The award was renamed the John Heisman Memorial Trophy the next year, and the sponsors eventually dropped the geographic limits on nominees.

The Heisman did not always enjoy the status it does today. Berwanger's biggest thrill in winning the award involved taking his first-ever airplane ride. He didn't have a place for the trophy, and for years it resided in the home of an aunt, who used what is today the most recognized of U.S. sports awards as a doorstop.

Saturday, October 23, 2010

Quoted in article about Berwanger


University of Chicago alum Martin Northway had an article about Jay Berwanger, subject of my next book, published in the latest Newcity Magazine.

Northway was nice enough to contact me for an e-mail "interview" for the article. As it turned out, I got the last word.

Sunday, October 17, 2010

Congratulations, Ellen and Adam

Saturday marked my second and final opportunity to be the Father of the Bride. Ellen and Adam tied the knot in a beautiful Mass at Resurrection Church.

The reception at Loras College, largely planned by Ellen (and Adam), was a great time. (Early in the evening, there was a medical situation involving one of Adam's relatives, but that turned out well, too.) Through it all, my role was to write checks and stay out of the way.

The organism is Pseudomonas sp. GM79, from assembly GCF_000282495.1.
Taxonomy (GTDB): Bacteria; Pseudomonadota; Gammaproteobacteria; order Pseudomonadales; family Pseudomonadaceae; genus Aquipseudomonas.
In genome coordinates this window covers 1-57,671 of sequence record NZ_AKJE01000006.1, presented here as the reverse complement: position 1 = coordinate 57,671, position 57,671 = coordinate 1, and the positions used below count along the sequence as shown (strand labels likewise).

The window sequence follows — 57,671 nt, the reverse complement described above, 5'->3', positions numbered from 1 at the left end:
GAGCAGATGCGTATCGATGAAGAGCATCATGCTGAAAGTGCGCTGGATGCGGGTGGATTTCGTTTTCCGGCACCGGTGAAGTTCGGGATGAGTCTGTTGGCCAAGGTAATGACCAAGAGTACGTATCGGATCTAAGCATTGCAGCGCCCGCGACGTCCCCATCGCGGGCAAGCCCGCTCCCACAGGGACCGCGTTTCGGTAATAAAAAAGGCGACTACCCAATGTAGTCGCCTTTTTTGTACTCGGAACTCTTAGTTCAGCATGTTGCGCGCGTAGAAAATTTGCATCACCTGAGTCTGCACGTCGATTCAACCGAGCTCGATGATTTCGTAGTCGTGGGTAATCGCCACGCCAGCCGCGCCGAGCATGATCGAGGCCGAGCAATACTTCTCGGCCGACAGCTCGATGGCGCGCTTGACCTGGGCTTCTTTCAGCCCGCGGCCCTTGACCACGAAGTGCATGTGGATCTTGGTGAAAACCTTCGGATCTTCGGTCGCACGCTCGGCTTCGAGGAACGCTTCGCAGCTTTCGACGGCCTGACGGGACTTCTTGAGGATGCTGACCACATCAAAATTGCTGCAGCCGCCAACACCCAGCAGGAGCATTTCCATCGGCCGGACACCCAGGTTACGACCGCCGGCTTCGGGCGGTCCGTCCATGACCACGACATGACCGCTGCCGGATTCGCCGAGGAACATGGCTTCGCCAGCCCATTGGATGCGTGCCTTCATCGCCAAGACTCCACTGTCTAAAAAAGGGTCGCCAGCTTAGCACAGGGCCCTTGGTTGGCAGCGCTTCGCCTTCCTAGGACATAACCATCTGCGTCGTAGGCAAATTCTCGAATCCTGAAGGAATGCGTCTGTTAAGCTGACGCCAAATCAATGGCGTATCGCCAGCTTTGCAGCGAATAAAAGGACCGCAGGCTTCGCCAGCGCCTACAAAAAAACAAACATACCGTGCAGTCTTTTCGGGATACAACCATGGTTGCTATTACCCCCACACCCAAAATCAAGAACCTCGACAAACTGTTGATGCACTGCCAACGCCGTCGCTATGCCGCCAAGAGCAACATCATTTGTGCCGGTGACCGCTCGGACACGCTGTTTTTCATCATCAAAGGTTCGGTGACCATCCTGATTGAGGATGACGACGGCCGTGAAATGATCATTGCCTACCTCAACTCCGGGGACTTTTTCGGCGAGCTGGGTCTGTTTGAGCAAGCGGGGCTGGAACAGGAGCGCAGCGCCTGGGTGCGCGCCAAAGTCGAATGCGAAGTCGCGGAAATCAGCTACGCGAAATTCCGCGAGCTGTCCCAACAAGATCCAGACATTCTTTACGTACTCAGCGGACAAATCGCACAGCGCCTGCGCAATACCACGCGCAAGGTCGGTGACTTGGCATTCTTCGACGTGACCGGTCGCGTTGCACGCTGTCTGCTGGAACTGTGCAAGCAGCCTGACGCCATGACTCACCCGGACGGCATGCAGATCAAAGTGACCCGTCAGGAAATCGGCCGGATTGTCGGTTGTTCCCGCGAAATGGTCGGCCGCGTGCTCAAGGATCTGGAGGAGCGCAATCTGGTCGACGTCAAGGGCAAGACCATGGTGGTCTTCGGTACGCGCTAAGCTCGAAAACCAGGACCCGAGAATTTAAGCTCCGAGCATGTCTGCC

IMHO, they are an intelligent, mature couple. They have their feet on the ground. The only deficiency in my new son-in-law is that he is a Packers fan. However, he is also a Cubs fan -- thus I gave my consent to the nuptials.

(Photo credit: Cousin Jamie)

Sunday, October 03, 2010

Schalk honored by Litchfield


While researching my Ray Schalk biography, I observed to Litchfield civic leader Bill Dees that Litchfield is the boyhood home of a major league Hall of Famer but has nothing to inform visitors of this.

As local awareness of Schalk increased with release of my book, Dees was able to raise money to have a sign erected at the Litchfield city limits.

Dees today sent me this photo and this caption information:

Almost 95 years to the day after the first Ray Schalk Day in Litchfield (October 15, 1915) City of Litchfield Street Department workers Curt Evans, Jerry Hull and J.R. Beckham put the finishing touches on the installation of a sign recognizing the impact Ray Shalk had on future baseball players in Litchfield.

On May 8th 2010 a rededication plaque was unveiled at Ray Schalk Field. During this event a number of people indicated that the City needed a sign at the West edge of the City marking Mr. Schalk's entrance into Major League Baseball’s Hall of Fame. Volunteer funds were received from the BRS Baseball Museum in Nokomis with the assistance of Steve Johnson, Litchfield Baseball, Litchfield Rotary, Litchfield Park District, Contemporary Service, Ben Schwab, Mike and Paula Hall, the Todd Neuhaus family, other anonymous donors along with the Author of the Ray Schalk biography, Brian Cooper.